SINGAPORE, 5 July – Singapore’s Ministry of Manpower (MOM) announced that it took enforcement action against more than 9,000 workplace safety breaches in the country in the first six months of 2022.
The current figure is double the number recorded in the same period last year, said the Manpower Minister Tan See Leng, in response to parliamentary questions from three members of the Singapore parliament.
The minister added that there have been 28 workplace deaths in the first six months of this year, compared to only 17 in the same period in 2019 prior to the COVID-19 pandemic.
Falls from heights and vehicular accidents accounted for half of workplace deaths in the country.
“Based on MOM’s preliminary investigations, most of these accidents were due to preventable safety lapses such as inadequate control measures or lack of adherence to safe work procedures,” he said.
The minister said that all of the deaths involved workers with more than two years of working experience, excluding the possibility of inexperience as a contributory factor to the fatalities.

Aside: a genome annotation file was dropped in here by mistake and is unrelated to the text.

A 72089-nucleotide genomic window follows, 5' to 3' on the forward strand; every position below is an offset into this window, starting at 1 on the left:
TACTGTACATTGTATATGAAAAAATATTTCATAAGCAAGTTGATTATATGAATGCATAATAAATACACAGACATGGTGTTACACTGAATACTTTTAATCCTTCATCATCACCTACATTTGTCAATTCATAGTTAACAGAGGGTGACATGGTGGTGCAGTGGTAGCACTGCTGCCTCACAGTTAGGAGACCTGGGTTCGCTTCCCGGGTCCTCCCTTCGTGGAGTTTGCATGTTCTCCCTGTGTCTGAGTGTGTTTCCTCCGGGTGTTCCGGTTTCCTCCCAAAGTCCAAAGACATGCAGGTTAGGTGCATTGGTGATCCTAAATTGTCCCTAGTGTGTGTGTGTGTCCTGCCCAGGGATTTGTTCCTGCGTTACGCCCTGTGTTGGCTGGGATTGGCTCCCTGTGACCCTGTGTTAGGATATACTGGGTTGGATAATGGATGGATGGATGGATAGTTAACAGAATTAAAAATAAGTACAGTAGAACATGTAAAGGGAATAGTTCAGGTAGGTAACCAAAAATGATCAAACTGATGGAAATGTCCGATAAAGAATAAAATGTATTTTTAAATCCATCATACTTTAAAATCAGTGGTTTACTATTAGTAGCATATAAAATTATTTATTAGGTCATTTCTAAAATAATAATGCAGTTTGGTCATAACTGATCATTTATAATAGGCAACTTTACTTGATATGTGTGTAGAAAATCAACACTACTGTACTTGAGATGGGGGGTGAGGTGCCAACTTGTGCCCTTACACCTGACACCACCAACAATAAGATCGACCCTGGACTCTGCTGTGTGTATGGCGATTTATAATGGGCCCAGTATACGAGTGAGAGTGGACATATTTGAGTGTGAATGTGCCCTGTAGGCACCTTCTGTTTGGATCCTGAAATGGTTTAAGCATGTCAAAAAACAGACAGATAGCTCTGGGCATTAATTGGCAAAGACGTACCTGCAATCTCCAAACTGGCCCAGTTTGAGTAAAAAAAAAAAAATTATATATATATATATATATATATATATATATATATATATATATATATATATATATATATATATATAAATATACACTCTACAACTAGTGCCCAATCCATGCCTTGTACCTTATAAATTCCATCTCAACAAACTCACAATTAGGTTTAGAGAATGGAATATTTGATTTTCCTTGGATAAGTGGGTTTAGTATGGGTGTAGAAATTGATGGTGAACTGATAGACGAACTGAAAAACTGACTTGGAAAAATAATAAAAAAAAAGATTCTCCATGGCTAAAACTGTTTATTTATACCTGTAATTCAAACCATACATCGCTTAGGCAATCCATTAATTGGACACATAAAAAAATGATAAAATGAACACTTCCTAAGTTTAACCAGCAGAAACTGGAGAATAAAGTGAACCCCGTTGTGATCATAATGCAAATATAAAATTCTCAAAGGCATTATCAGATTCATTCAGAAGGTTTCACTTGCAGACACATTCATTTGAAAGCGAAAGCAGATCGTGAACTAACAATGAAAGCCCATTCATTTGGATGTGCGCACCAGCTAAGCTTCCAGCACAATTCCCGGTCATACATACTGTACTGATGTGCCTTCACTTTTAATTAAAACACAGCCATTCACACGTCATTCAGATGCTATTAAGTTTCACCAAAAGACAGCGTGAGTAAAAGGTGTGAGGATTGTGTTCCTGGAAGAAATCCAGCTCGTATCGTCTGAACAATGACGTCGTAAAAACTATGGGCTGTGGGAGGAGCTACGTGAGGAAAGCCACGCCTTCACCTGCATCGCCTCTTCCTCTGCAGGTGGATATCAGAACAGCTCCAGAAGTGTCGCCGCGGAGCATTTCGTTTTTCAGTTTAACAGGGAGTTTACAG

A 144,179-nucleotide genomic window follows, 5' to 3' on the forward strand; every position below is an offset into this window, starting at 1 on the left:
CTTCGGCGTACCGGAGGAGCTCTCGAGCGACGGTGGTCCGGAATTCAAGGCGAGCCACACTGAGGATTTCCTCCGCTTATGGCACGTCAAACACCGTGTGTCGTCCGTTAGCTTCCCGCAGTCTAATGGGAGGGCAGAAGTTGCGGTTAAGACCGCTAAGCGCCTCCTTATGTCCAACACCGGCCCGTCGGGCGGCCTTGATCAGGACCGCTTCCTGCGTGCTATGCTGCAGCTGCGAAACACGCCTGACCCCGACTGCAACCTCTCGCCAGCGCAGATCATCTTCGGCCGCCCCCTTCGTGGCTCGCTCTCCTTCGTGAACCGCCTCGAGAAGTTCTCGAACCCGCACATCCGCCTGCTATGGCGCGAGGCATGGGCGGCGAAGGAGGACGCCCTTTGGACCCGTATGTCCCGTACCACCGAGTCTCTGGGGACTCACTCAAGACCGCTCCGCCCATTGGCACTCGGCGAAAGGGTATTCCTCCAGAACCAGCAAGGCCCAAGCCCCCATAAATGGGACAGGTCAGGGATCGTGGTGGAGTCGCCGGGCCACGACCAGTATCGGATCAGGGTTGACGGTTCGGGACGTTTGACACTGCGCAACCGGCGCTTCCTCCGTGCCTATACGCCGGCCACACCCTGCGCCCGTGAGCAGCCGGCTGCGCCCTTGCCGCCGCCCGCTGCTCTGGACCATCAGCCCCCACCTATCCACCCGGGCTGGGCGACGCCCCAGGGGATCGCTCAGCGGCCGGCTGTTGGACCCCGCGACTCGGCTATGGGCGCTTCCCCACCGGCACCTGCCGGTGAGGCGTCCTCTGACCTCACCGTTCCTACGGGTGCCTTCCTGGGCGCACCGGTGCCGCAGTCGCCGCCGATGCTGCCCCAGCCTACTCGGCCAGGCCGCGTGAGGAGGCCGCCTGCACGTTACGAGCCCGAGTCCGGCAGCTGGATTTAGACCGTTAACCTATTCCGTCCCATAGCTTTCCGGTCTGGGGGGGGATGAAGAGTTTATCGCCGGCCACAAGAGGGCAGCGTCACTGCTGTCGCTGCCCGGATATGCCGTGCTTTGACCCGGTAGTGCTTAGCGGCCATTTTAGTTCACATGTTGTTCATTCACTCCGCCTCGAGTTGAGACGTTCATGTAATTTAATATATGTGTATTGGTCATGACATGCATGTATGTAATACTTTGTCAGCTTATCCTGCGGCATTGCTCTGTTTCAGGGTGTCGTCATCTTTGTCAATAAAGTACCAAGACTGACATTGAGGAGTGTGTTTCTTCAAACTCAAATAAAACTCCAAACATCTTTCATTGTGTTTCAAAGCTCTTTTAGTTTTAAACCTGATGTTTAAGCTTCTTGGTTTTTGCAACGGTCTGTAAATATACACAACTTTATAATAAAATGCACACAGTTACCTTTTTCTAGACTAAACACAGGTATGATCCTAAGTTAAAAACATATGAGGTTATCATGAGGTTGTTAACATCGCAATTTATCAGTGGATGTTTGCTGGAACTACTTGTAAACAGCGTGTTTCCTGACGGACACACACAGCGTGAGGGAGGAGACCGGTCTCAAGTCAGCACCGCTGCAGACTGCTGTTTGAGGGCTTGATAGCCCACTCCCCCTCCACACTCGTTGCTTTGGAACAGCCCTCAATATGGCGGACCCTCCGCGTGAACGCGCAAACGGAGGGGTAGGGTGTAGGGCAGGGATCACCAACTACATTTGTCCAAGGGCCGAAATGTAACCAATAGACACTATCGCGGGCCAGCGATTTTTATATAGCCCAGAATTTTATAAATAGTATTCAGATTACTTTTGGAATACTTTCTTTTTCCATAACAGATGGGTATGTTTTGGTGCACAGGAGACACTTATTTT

“For cases where other co-workers were involved, all of the co-workers had at least three years of working experience,” he added.
According to MOM about 80 per cent of the workplace deaths in Singapore in 2022 occured in industries with “higher-risk” work settings, with 10 fatalities in the construction industry, five in the transport and storage sector, four in the marine sector and four in the manufacturing sector.
The data shows that most deaths happened in small and medium-sized enterprises (SMEs).
Tan said that his ministry issued more than 50 stop-work orders for breaches under the Workplace Safety and Health Act and Regulations, double the number of the same period last year.
Since Jun 14, MOM has introduced stiffer penalties such as doubling the composition fine quantum, and requiring companies that have been issued stop-work orders or have had major injuries to engage external auditors to conduct a thorough review of their workplace safety and health processes.
The ministry said that between January and June this year, it conducted more than 3,500 inspections in the higher-risk sectors such as construction, marine and manufacturing – 35 per cent more than the same period last year.
Over the past five years, MOM received about 2,400 to 3,800 reports a year on unsafe acts in the workplace.